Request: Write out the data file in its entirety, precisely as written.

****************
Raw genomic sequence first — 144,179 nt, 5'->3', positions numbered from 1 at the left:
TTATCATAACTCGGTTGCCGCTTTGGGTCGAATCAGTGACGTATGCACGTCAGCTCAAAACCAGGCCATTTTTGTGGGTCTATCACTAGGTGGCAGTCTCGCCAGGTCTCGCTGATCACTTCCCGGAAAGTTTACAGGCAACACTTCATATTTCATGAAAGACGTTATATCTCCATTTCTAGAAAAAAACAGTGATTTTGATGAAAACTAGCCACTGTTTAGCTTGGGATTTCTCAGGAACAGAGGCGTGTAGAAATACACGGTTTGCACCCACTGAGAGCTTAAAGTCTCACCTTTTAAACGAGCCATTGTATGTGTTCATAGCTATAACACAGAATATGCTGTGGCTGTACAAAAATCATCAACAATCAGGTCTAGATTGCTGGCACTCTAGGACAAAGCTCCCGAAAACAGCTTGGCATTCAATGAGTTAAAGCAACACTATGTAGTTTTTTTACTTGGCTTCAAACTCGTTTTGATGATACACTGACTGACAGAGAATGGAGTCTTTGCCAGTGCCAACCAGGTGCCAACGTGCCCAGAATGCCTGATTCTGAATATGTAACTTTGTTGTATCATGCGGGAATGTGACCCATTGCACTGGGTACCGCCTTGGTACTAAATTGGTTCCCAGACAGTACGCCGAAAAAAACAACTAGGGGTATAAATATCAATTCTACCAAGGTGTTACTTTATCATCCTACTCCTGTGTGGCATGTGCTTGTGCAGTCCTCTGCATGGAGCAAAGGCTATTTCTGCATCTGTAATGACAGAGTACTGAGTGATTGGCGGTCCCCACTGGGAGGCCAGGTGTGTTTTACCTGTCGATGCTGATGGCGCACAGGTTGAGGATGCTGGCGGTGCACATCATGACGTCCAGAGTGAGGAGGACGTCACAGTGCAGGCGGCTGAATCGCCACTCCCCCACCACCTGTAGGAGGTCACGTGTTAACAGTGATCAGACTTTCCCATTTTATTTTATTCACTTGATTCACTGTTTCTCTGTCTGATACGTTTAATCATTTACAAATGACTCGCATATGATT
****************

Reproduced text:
Raw genomic sequence first — 144,179 nt, 5'->3', positions numbered from 1 at the left:
TTATCATAACTCGGTTGCCGCTTTGGGTCGAATCAGTGACGTATGCACGTCAGCTCAAAACCAGGCCATTTTTGTGGGTCTATCACTAGGTGGCAGTCTCGCCAGGTCTCGCTGATCACTTCCCGGAAAGTTTACAGGCAACACTTCATATTTCATGAAAGACGTTATATCTCCATTTCTAGAAAAAAACAGTGATTTTGATGAAAACTAGCCACTGTTTAGCTTGGGATTTCTCAGGAACAGAGGCGTGTAGAAATACACGGTTTGCACCCACTGAGAGCTTAAAGTCTCACCTTTTAAACGAGCCATTGTATGTGTTCATAGCTATAACACAGAATATGCTGTGGCTGTACAAAAATCATCAACAATCAGGTCTAGATTGCTGGCACTCTAGGACAAAGCTCCCGAAAACAGCTTGGCATTCAATGAGTTAAAGCAACACTATGTAGTTTTTTTACTTGGCTTCAAACTCGTTTTGATGATACACTGACTGACAGAGAATGGAGTCTTTGCCAGTGCCAACCAGGTGCCAACGTGCCCAGAATGCCTGATTCTGAATATGTAACTTTGTTGTATCATGCGGGAATGTGACCCATTGCACTGGGTACCGCCTTGGTACTAAATTGGTTCCCAGACAGTACGCCGAAAAAAACAACTAGGGGTATAAATATCAATTCTACCAAGGTGTTACTTTATCATCCTACTCCTGTGTGGCATGTGCTTGTGCAGTCCTCTGCATGGAGCAAAGGCTATTTCTGCATCTGTAATGACAGAGTACTGAGTGATTGGCGGTCCCCACTGGGAGGCCAGGTGTGTTTTACCTGTCGATGCTGATGGCGCACAGGTTGAGGATGCTGGCGGTGCACATCATGACGTCCAGAGTGAGGAGGACGTCACAGTGCAGGCGGCTGAATCGCCACTCCCCCACCACCTGTAGGAGGTCACGTGTTAACAGTGATCAGACTTTCCCATTTTATTTTATTCACTTGATTCACTGTTTCTCTGTCTGATACGTTTAATCATTTACAAATGACTCGCATATGATT